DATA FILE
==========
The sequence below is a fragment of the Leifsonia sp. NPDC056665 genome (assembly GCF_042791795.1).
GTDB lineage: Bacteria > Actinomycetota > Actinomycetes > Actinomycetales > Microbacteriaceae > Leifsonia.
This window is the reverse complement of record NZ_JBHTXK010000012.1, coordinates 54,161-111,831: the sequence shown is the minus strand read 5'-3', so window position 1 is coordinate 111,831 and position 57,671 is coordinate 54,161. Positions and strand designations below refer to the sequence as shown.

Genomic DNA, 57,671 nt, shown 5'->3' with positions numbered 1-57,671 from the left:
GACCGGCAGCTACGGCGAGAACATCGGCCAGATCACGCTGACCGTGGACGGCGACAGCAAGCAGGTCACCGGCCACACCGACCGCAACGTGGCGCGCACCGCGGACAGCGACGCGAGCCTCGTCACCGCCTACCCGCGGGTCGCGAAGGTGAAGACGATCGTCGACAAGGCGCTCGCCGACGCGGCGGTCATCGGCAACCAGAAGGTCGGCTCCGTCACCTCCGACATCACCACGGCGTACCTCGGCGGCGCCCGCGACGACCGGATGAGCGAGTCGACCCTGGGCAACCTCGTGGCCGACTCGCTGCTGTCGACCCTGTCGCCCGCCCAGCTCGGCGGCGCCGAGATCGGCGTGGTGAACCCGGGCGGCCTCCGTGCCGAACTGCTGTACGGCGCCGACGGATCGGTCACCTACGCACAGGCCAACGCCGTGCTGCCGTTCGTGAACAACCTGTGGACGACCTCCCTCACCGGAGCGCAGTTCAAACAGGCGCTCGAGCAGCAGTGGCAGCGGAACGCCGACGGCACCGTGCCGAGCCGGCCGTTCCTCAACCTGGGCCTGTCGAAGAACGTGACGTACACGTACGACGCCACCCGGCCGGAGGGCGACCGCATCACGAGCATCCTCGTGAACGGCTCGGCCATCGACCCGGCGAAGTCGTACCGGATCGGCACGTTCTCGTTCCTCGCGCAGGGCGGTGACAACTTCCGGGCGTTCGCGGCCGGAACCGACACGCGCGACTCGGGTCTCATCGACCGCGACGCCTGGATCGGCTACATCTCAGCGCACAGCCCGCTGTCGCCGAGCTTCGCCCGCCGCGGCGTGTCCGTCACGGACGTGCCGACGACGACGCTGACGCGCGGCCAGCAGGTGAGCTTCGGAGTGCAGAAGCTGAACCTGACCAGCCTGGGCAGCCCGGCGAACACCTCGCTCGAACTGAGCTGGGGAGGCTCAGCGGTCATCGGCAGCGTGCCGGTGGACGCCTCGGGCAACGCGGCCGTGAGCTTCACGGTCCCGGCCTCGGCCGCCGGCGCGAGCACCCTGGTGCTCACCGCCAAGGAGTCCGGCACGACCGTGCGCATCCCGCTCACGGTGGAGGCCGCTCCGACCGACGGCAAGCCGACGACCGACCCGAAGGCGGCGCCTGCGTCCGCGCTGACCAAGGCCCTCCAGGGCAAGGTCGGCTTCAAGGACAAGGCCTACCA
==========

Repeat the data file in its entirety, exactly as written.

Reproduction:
The sequence below is a fragment of the Leifsonia sp. NPDC056665 genome (assembly GCF_042791795.1).
GTDB lineage: Bacteria > Actinomycetota > Actinomycetes > Actinomycetales > Microbacteriaceae > Leifsonia.
This window is the reverse complement of record NZ_JBHTXK010000012.1, coordinates 54,161-111,831: the sequence shown is the minus strand read 5'-3', so window position 1 is coordinate 111,831 and position 57,671 is coordinate 54,161. Positions and strand designations below refer to the sequence as shown.

Genomic DNA, 57,671 nt, shown 5'->3' with positions numbered 1-57,671 from the left:
GACCGGCAGCTACGGCGAGAACATCGGCCAGATCACGCTGACCGTGGACGGCGACAGCAAGCAGGTCACCGGCCACACCGACCGCAACGTGGCGCGCACCGCGGACAGCGACGCGAGCCTCGTCACCGCCTACCCGCGGGTCGCGAAGGTGAAGACGATCGTCGACAAGGCGCTCGCCGACGCGGCGGTCATCGGCAACCAGAAGGTCGGCTCCGTCACCTCCGACATCACCACGGCGTACCTCGGCGGCGCCCGCGACGACCGGATGAGCGAGTCGACCCTGGGCAACCTCGTGGCCGACTCGCTGCTGTCGACCCTGTCGCCCGCCCAGCTCGGCGGCGCCGAGATCGGCGTGGTGAACCCGGGCGGCCTCCGTGCCGAACTGCTGTACGGCGCCGACGGATCGGTCACCTACGCACAGGCCAACGCCGTGCTGCCGTTCGTGAACAACCTGTGGACGACCTCCCTCACCGGAGCGCAGTTCAAACAGGCGCTCGAGCAGCAGTGGCAGCGGAACGCCGACGGCACCGTGCCGAGCCGGCCGTTCCTCAACCTGGGCCTGTCGAAGAACGTGACGTACACGTACGACGCCACCCGGCCGGAGGGCGACCGCATCACGAGCATCCTCGTGAACGGCTCGGCCATCGACCCGGCGAAGTCGTACCGGATCGGCACGTTCTCGTTCCTCGCGCAGGGCGGTGACAACTTCCGGGCGTTCGCGGCCGGAACCGACACGCGCGACTCGGGTCTCATCGACCGCGACGCCTGGATCGGCTACATCTCAGCGCACAGCCCGCTGTCGCCGAGCTTCGCCCGCCGCGGCGTGTCCGTCACGGACGTGCCGACGACGACGCTGACGCGCGGCCAGCAGGTGAGCTTCGGAGTGCAGAAGCTGAACCTGACCAGCCTGGGCAGCCCGGCGAACACCTCGCTCGAACTGAGCTGGGGAGGCTCAGCGGTCATCGGCAGCGTGCCGGTGGACGCCTCGGGCAACGCGGCCGTGAGCTTCACGGTCCCGGCCTCGGCCGCCGGCGCGAGCACCCTGGTGCTCACCGCCAAGGAGTCCGGCACGACCGTGCGCATCCCGCTCACGGTGGAGGCCGCTCCGACCGACGGCAAGCCGACGACCGACCCGAAGGCGGCGCCTGCGTCCGCGCTGACCAAGGCCCTCCAGGGCAAGGTCGGCTTCAAGGACAAGGCCTACCA